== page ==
Course provided by Future Learn

Study type: Online

Starts: Anytime

Price: Free


Discover applications of biological energy, from human energy to photosynthesis

On this course, you’ll learn what energy actually is and how living things acquire and convert it.

You’ll find out how biological energy is stored and released in fossil fuels and what advances in agriculture mean for feeding the world’s growing population.

As you explore biological energy in industry, you’ll consider the ways science can help us to reduce our reliance on fossil fuels as well as ways we might use and learn from plants to provide energy in the future.

You’ll also discover the concept of ‘energy overload’ and how it is threatening our bodies’ energy balance today.

What topics will you cover?

  1. Introduction to energy: How living things use energy; A brief history of thermodynamics; Enthalpy, entropy and free energy
  2. Human energy: Humans as chemotrophs; Chemical energy from food; Mitochondria; ion gradients and ATP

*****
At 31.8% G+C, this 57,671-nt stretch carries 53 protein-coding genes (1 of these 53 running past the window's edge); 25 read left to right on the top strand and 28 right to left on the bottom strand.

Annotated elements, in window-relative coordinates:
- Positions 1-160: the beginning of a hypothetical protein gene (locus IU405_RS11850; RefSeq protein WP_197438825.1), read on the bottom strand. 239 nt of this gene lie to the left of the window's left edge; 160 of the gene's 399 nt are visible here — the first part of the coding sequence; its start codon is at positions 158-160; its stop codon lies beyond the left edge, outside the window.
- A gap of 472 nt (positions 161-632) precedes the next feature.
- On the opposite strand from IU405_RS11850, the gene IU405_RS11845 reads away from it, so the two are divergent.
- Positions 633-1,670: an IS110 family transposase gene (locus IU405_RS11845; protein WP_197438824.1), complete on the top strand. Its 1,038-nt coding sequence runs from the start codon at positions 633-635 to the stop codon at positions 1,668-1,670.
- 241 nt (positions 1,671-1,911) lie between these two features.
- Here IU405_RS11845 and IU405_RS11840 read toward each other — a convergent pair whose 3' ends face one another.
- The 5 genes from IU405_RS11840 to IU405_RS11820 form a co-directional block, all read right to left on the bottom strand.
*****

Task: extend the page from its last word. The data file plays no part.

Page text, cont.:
3. Photosynthesis: Green plants and autotrophic bacteria; Solar energy to food; Oxygenation and evolution
  4. Industrial energy: Fossil fuels; Biomass; Artificial photosynthesis

When would you like to start?

Start straight away and learn at your own pace. If the course hasn’t started yet you’ll see the future date listed below.

  • Available now

Who is the course for?

This course is designed for young learners who have studied at least GCSE science (chemistry, biology, or physics) and are interested in pursuing the connections between these subjects.

It will be of particular interest to those looking to study the life sciences at university level.

The course is also suitable for those who are simply interested in how living things store and use energy.

Who developed the course?

Royal Holloway, University of London

Queen Victoria presided over the grand opening of Royal Holloway in 1886. Since then the College has continued to grow in size and status to become one of the top research-led institutions in the UK.